Suggestions for Responding to the COVID-19 Crisis
By Dave Lingle, Wisconsin Family Council Church Ambassador
SPECIAL TIME-SENSITIVE OPPORTUNITY: The Colson Center is offering “A CrashCourse in Culture and Worldview” next week. Five daily 1-hour-and-15-minute webinar sessions presented by John Stonestreet, Sean McDowell, and Brett Kunkle. You can register for it HERE.
- Do as many of the things you would normally do as possible. For the sake of your own emotional, and I would say spiritual health, don’t develop a cave mentality (crawling into the cave, close yourself in and don’t come out for any reason). Be wise, practice the recommended guidelines for limiting the spread of germs, but don’t become hermits. That isn’t a healthy or normal way to live. I went out the other day and early-voted, picked up a salad for our supper and filled the tank with gas. It felt good to do normal kinds of things.
- Don’t “panic buy” supplies, and don’t make any decisions based on emotional responses to this crisis. “For God has not given us the spirit of fear, but of power and of love and of a sound [sober] mind” (II Timothy 1:7).
- Check on your neighbors; you can do this with a phone call or a text message. My neighbors were recently on a vacation trip and I texted them to see if they were back and doing okay; people appreciate the contact.
- Contribute to a local food bank. With work cutbacks, closings or layoffs, more people than ever will need assistance. Help as you are able.
- Check on your neighbors; you can do this with a phone call or a text message. My neighbors were recently on a vacation trip and I texted them to see if they were back and doing okay; people appreciate the contact. WFC President Julaine Appling was on a White House briefing call this week regarding the COVID-19 situation. One of the doctors on the President’s task force astutely said, “Don’t let social distancing become social isolation.”
- Maintain your Bible reading and devotional commitment. Now is not the time to sit around watching TV. Read some good books. Listen to some good music. Lesson to some good podcasts. I personally like The World and Everything In It, from World News, and The Briefing, from Al Mohler. And be sure to add our WFC podcasts to your list: Wisconsin Family Minute, Wisconsin Family Connection, and Home Front.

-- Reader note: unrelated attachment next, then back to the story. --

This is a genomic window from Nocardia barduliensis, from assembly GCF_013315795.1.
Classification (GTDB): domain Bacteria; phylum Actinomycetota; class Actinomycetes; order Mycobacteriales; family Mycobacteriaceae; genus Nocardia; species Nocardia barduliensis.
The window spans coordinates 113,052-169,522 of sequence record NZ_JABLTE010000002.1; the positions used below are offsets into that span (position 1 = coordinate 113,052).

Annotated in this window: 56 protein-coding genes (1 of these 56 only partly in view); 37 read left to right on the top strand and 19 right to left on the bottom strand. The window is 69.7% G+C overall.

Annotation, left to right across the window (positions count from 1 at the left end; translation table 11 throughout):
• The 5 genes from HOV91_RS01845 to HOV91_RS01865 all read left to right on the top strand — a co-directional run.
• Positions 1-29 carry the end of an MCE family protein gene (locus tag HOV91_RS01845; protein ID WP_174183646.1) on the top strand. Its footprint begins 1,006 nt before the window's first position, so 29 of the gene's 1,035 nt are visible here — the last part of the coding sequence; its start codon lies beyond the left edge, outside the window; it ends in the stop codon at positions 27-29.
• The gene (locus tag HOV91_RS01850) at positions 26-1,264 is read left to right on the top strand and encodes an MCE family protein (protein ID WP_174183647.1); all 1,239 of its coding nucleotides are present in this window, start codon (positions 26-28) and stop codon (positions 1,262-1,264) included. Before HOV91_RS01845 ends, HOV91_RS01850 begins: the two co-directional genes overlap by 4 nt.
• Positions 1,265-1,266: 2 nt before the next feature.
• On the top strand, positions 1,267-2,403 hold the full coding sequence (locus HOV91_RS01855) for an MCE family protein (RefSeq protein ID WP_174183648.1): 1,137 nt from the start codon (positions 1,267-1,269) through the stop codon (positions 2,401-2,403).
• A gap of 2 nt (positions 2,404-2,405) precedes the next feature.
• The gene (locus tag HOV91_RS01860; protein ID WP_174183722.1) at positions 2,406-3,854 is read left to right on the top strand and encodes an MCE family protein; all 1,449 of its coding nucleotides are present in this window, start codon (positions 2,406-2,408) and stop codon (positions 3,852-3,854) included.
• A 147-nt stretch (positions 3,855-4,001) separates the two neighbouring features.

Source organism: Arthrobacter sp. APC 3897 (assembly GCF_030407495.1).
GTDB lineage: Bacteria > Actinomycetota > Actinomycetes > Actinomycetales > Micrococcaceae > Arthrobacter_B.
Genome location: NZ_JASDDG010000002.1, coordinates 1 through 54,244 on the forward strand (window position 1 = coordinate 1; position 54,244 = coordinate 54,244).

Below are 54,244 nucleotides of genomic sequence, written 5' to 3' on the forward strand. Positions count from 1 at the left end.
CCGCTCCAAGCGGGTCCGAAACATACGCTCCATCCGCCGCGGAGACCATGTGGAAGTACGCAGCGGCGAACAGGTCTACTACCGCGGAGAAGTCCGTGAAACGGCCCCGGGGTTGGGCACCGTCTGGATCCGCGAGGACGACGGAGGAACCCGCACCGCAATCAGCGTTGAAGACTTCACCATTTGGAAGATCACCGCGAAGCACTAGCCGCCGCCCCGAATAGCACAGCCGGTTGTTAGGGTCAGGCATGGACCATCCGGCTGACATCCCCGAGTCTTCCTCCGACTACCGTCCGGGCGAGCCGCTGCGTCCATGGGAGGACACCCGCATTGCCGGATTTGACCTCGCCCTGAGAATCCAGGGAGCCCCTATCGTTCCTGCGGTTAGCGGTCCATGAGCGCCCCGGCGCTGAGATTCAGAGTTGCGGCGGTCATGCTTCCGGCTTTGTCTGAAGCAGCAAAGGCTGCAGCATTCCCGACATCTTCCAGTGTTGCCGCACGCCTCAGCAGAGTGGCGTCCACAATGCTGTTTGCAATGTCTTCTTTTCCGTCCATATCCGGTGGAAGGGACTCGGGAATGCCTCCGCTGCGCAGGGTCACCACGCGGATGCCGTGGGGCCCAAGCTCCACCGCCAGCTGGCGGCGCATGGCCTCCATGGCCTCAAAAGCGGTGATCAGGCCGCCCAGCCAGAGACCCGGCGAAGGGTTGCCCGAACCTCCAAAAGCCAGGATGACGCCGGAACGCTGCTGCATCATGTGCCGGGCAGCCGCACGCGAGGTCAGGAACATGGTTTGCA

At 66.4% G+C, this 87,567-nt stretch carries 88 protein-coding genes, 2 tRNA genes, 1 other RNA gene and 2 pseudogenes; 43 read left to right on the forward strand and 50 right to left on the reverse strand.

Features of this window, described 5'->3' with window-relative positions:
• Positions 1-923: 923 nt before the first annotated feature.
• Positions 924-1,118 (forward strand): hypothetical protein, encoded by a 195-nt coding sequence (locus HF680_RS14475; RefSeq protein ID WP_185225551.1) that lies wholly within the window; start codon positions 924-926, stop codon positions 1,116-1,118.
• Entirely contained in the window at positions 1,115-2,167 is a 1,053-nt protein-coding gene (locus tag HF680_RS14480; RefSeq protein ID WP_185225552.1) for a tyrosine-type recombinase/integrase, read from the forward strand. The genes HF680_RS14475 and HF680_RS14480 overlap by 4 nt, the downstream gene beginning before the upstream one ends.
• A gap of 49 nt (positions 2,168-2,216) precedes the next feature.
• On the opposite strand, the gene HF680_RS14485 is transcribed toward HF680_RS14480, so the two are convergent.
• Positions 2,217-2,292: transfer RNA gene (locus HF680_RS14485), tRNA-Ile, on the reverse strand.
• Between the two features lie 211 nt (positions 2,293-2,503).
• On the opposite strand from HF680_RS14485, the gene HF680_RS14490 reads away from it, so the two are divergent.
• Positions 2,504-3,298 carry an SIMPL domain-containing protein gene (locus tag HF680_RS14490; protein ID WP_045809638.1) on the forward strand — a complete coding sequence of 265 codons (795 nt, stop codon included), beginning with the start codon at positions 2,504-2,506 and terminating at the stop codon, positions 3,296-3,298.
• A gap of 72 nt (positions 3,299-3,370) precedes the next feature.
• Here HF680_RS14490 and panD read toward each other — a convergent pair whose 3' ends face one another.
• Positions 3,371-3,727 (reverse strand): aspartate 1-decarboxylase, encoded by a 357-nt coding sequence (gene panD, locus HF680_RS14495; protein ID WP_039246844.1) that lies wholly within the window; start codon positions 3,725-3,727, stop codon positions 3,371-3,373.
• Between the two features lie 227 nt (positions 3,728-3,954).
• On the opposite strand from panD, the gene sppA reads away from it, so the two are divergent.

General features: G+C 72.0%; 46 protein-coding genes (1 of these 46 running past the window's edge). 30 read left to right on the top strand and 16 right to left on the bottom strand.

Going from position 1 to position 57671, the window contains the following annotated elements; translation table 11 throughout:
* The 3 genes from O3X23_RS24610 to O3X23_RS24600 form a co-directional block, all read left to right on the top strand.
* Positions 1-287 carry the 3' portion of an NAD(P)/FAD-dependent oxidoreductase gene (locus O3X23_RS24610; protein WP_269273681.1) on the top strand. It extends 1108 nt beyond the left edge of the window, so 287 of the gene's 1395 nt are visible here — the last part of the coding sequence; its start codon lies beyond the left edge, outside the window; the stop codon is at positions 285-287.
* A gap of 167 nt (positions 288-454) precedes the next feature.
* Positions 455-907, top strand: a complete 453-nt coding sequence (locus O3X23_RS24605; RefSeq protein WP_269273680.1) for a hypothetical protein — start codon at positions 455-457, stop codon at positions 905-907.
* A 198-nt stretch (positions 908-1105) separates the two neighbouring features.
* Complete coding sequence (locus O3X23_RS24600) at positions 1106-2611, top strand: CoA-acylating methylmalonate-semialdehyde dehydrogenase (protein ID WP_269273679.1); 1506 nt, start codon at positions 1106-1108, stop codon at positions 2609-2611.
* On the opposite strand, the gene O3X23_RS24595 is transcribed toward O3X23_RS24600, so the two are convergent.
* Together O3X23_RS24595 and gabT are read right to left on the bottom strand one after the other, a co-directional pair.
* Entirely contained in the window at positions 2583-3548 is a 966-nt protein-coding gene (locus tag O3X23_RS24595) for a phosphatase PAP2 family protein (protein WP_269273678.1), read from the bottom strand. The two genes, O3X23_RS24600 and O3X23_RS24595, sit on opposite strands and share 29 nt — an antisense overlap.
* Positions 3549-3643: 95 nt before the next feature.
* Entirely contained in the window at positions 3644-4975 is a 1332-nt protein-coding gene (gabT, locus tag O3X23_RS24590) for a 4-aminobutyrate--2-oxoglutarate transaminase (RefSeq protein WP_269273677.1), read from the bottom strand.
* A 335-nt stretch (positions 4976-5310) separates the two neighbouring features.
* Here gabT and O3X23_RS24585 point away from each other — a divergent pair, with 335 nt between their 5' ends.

- Tackle some projects around the house. Maybe you have been thinking about painting a room, or making some repairs, or doing some upgrades. Now is a great time to tackle those things. Go out and purchase those needed supplies, which helps the economy and local businesses, and then make those improvements.
- FaceTime or Skype with friends and family. We miss holding our grands and hanging with them, but they have been sick (NOT with COVID-19) and school is closed; so they have been staying home, and we see them via FaceTime.
- No one knows if you are live-streaming your church’s services or not, but do it anyway. It will help you stay connected with your local body of believers. If your church does not have this technology, then the next best thing is to participate in what someone else is doing.
- Maintain your financial support of your local church. I have said this in several venues−this thing isn’t going to last forever. If we want our pastors and ministries to survive, we MUST continue to support them.
- Ask the Lord for wisdom (James 1:5).
- Pray. “Be careful [anxious] for nothing; but in everything by prayer and supplication, with thanksgiving, let your requests be made known unto God” (Philippians 4:6).
- Pray for healthcare workers who are on the front lines. Pray for protection of their health and protection of the health of their families. Pray for your pastors and the leaders of your church.
- Pray God will use this crisis to draw people to Himself.
- Pray for your local, state and national elected officials. Download the If 7:14 app on your smart phone, if you have one, as a reminder to pray twice a day for them.